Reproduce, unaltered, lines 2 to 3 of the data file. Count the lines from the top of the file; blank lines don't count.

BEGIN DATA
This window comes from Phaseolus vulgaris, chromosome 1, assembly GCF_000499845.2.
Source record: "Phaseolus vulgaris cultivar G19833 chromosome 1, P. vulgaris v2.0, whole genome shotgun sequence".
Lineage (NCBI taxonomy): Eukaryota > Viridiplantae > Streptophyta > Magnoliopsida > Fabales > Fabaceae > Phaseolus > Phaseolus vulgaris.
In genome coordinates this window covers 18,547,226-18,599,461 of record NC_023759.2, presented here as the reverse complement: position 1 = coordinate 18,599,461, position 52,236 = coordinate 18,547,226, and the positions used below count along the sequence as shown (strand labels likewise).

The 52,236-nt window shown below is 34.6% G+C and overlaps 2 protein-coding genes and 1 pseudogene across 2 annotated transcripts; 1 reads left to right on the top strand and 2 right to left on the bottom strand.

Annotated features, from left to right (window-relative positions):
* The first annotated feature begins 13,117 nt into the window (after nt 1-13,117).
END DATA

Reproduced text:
Source record: "Phaseolus vulgaris cultivar G19833 chromosome 1, P. vulgaris v2.0, whole genome shotgun sequence".
Lineage (NCBI taxonomy): Eukaryota > Viridiplantae > Streptophyta > Magnoliopsida > Fabales > Fabaceae > Phaseolus > Phaseolus vulgaris.